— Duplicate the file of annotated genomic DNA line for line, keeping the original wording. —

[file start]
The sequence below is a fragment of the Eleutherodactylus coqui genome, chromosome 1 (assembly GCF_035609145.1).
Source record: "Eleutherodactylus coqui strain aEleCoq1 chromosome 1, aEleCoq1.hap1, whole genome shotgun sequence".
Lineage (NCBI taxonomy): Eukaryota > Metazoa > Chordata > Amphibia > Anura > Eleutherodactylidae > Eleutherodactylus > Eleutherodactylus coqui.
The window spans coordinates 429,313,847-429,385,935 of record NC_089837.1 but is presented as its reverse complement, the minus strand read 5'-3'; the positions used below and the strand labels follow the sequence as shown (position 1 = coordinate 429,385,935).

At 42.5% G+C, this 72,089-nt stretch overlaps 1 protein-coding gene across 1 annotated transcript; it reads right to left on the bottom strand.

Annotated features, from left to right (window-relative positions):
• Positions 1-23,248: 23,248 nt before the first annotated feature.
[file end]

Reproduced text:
The sequence below is a fragment of the Eleutherodactylus coqui genome, chromosome 1 (assembly GCF_035609145.1).
Source record: "Eleutherodactylus coqui strain aEleCoq1 chromosome 1, aEleCoq1.hap1, whole genome shotgun sequence".
Lineage (NCBI taxonomy): Eukaryota > Metazoa > Chordata > Amphibia > Anura > Eleutherodactylidae > Eleutherodactylus > Eleutherodactylus coqui.
The window spans coordinates 429,313,847-429,385,935 of record NC_089837.1 but is presented as its reverse complement, the minus strand read 5'-3'; the positions used below and the strand labels follow the sequence as shown (position 1 = coordinate 429,385,935).

At 42.5% G+C, this 72,089-nt stretch overlaps 1 protein-coding gene across 1 annotated transcript; it reads right to left on the bottom strand.

Annotated features, from left to right (window-relative positions):
• Positions 1-23,248: 23,248 nt before the first annotated feature.